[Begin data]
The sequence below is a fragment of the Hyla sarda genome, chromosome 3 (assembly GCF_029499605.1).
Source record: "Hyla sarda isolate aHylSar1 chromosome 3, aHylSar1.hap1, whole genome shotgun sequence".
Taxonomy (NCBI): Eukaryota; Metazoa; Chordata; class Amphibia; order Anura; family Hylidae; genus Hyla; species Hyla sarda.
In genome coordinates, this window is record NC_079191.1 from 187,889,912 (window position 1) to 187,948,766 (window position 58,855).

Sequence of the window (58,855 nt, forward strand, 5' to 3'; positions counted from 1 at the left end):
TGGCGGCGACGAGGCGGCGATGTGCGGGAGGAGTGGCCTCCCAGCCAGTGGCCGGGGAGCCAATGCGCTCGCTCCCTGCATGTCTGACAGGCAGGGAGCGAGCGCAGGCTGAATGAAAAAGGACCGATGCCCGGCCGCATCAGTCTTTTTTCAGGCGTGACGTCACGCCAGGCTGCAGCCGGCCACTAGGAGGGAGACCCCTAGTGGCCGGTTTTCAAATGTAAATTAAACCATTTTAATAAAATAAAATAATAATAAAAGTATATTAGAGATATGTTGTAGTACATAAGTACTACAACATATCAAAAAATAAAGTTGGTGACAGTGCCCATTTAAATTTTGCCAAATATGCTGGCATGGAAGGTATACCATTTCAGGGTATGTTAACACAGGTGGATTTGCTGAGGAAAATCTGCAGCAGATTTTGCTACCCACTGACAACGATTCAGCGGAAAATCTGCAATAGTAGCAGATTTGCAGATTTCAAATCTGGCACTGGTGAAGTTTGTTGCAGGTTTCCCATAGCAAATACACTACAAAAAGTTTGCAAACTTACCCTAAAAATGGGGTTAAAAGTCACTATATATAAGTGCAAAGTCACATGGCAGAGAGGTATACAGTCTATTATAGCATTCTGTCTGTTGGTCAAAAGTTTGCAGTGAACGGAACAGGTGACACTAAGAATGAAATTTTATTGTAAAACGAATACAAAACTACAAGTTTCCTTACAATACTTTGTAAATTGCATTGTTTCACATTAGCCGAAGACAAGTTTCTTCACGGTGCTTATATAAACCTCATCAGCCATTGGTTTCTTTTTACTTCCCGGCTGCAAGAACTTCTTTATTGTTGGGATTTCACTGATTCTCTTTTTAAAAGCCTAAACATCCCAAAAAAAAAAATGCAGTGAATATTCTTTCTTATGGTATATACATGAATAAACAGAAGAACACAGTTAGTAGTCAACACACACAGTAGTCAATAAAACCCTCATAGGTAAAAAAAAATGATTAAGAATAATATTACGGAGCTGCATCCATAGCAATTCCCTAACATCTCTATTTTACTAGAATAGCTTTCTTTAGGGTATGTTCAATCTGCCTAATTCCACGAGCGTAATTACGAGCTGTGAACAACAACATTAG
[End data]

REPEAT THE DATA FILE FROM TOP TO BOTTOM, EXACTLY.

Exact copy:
The sequence below is a fragment of the Hyla sarda genome, chromosome 3 (assembly GCF_029499605.1).
Source record: "Hyla sarda isolate aHylSar1 chromosome 3, aHylSar1.hap1, whole genome shotgun sequence".
Taxonomy (NCBI): Eukaryota; Metazoa; Chordata; class Amphibia; order Anura; family Hylidae; genus Hyla; species Hyla sarda.
In genome coordinates, this window is record NC_079191.1 from 187,889,912 (window position 1) to 187,948,766 (window position 58,855).

Sequence of the window (58,855 nt, forward strand, 5' to 3'; positions counted from 1 at the left end):
TGGCGGCGACGAGGCGGCGATGTGCGGGAGGAGTGGCCTCCCAGCCAGTGGCCGGGGAGCCAATGCGCTCGCTCCCTGCATGTCTGACAGGCAGGGAGCGAGCGCAGGCTGAATGAAAAAGGACCGATGCCCGGCCGCATCAGTCTTTTTTCAGGCGTGACGTCACGCCAGGCTGCAGCCGGCCACTAGGAGGGAGACCCCTAGTGGCCGGTTTTCAAATGTAAATTAAACCATTTTAATAAAATAAAATAATAATAAAAGTATATTAGAGATATGTTGTAGTACATAAGTACTACAACATATCAAAAAATAAAGTTGGTGACAGTGCCCATTTAAATTTTGCCAAATATGCTGGCATGGAAGGTATACCATTTCAGGGTATGTTAACACAGGTGGATTTGCTGAGGAAAATCTGCAGCAGATTTTGCTACCCACTGACAACGATTCAGCGGAAAATCTGCAATAGTAGCAGATTTGCAGATTTCAAATCTGGCACTGGTGAAGTTTGTTGCAGGTTTCCCATAGCAAATACACTACAAAAAGTTTGCAAACTTACCCTAAAAATGGGGTTAAAAGTCACTATATATAAGTGCAAAGTCACATGGCAGAGAGGTATACAGTCTATTATAGCATTCTGTCTGTTGGTCAAAAGTTTGCAGTGAACGGAACAGGTGACACTAAGAATGAAATTTTATTGTAAAACGAATACAAAACTACAAGTTTCCTTACAATACTTTGTAAATTGCATTGTTTCACATTAGCCGAAGACAAGTTTCTTCACGGTGCTTATATAAACCTCATCAGCCATTGGTTTCTTTTTACTTCCCGGCTGCAAGAACTTCTTTATTGTTGGGATTTCACTGATTCTCTTTTTAAAAGCCTAAACATCCCAAAAAAAAAAATGCAGTGAATATTCTTTCTTATGGTATATACATGAATAAACAGAAGAACACAGTTAGTAGTCAACACACACAGTAGTCAATAAAACCCTCATAGGTAAAAAAAAATGATTAAGAATAATATTACGGAGCTGCATCCATAGCAATTCCCTAACATCTCTATTTTACTAGAATAGCTTTCTTTAGGGTATGTTCAATCTGCCTAATTCCACGAGCGTAATTACGAGCTGTGAACAACAACATTAG